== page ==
Remote, Rural Ka?? Prepares For Possible COVID-19 Surge
At least one positive case of COVID-19 has been found in the Ka?? region of the Big Island, according to state health officials. It's something this remote and rural district has been preparing months for.
The rugged terrain of Ka?? stretches over more than 900 square miles on the southern part of Hawai?i Island. It’s a region rich in plantation history, coffee crops and, these days, uncertainty about COVID-19. Jessie Marques runs the Ka?? Rural Health Community Association.
“A lot of people are overwhelmed, but also a lot of people don?t quite understand how it's going to impact us here in Ka??,” says Marques.
Marques has been working closely with Ka?? Hospital and Bay Clinic in Na?alehu to provide a regional approach to community outreach and preparation for a possible surge.
“You know making sure there?s PPE available, hand sanitizer, masks, things like that,” says Marques.
Merilyn Harris, who runs the Ka?? Hospital, says she currently has five acute care beds and one ventilator. This is the only hospital in the district serving nearly 9,000 Ka?? residents.
“So we have plans in place that will ramp up our response based upon what the amount of spread in the community [is],” says Harris. “And so right now, we?re just in prevention mode.”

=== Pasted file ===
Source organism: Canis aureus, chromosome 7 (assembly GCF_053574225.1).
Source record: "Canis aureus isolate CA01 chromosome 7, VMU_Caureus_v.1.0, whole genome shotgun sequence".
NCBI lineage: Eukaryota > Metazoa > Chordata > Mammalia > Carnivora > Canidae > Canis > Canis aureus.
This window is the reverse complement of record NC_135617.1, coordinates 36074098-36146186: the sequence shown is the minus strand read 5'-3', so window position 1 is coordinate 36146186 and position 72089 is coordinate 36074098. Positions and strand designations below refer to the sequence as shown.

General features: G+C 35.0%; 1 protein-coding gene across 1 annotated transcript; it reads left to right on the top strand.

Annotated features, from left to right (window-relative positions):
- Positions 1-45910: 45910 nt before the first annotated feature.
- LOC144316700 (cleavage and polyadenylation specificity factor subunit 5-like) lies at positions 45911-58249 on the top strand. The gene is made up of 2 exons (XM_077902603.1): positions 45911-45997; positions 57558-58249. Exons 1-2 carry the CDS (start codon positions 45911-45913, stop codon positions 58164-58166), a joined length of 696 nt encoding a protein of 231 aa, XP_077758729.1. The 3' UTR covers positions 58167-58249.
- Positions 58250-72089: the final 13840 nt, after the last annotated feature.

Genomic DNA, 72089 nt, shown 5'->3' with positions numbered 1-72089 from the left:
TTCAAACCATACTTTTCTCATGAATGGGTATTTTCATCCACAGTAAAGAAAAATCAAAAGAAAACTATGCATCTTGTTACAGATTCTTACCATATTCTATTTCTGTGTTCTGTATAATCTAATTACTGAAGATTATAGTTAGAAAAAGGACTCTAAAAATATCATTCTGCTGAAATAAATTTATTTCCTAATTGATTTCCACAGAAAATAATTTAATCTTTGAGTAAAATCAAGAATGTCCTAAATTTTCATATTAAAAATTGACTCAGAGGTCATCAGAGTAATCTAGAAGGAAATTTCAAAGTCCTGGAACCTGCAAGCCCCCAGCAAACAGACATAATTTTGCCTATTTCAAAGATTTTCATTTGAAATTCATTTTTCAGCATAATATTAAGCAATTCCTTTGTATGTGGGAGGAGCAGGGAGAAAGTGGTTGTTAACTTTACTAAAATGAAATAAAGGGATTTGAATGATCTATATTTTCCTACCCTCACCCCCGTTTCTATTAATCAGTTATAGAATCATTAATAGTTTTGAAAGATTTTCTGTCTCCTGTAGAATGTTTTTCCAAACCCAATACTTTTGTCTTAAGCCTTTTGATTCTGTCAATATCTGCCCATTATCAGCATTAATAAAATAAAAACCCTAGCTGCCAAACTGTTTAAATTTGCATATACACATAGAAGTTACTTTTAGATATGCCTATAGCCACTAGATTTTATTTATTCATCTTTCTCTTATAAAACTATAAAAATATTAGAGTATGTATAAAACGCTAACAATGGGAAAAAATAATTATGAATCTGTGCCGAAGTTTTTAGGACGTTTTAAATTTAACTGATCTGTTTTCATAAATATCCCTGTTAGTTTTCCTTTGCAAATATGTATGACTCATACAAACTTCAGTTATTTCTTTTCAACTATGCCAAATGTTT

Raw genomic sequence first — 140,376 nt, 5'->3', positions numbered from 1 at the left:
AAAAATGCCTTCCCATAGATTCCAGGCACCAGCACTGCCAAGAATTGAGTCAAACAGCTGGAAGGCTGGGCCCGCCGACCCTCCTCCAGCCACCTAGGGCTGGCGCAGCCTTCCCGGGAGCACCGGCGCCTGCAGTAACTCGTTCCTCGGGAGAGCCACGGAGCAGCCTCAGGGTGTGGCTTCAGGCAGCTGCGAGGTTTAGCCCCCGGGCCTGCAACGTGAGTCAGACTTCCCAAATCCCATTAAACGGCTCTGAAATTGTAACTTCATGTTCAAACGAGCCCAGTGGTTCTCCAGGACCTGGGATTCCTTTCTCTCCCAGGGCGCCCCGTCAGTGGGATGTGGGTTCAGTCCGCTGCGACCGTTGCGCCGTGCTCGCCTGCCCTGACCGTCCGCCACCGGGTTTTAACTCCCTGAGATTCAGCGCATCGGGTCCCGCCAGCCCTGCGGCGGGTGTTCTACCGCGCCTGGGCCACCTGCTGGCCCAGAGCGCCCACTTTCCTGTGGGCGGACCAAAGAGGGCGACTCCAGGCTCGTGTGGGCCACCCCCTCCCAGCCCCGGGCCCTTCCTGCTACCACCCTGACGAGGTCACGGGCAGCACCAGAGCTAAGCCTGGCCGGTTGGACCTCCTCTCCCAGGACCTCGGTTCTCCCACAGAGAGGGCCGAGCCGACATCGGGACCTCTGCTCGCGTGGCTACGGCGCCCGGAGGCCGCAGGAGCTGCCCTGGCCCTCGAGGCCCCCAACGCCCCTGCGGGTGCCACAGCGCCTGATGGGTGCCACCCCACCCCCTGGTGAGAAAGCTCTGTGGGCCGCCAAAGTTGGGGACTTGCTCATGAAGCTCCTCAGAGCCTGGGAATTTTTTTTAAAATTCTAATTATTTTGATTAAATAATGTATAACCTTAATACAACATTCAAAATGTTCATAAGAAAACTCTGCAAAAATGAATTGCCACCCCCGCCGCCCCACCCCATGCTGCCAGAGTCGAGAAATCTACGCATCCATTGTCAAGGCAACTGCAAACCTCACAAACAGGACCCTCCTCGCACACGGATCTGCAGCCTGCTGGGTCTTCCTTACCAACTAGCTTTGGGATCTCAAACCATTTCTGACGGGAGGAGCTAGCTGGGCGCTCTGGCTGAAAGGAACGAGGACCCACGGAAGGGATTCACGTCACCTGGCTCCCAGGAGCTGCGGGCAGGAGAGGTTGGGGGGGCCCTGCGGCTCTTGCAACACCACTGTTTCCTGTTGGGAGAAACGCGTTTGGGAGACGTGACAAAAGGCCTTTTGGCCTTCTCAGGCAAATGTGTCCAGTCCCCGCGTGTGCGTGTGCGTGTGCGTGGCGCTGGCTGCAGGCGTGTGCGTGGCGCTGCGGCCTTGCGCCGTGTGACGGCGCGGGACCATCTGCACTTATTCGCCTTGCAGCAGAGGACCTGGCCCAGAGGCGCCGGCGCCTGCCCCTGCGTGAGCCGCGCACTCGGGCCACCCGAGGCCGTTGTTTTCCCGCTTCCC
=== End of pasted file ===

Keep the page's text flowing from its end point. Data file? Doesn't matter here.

She?s isolated long-term care residents. Doctors are opting for telemedicine. And anyone entering the hospital is screened for a fever or respiratory symptoms. But if a patient presents COVID-19 symptoms, “that patient would most likely be sent to Hilo Medical Center or Kona Community Hospital right away because they can provide a higher level of care than what we can,” says Harris.
Hilo is an hour-long drive, which concerns Marques, who lives five minutes from Ka?? Hospital.
“If I got a fever and coughing, I?m not going to end up in the E.R. in Ka??. I?m going to end up in the E.R. in Hilo or in Kona,” says Marques. “And as a senior citizen on limited income, I don?t have the means to pay for this. What happens if I refuse?”
Hawai?i County councilwoman for Ka??, Maile David, says medical costs should not be a barrier to care during the pandemic.
“I think that?s the last thing our people should be worried about,” says David.
She hopes some of the federal relief aid can help cover some of these costs. In the meantime, the focus is on social distancing and complying with stay-at-home orders.
“Because access to medical care and access to everything else is very hard, I think that makes it even more of an urgency for people in rural areas to be very mindful and so they try as hard as they can to keep their families safe,” says David.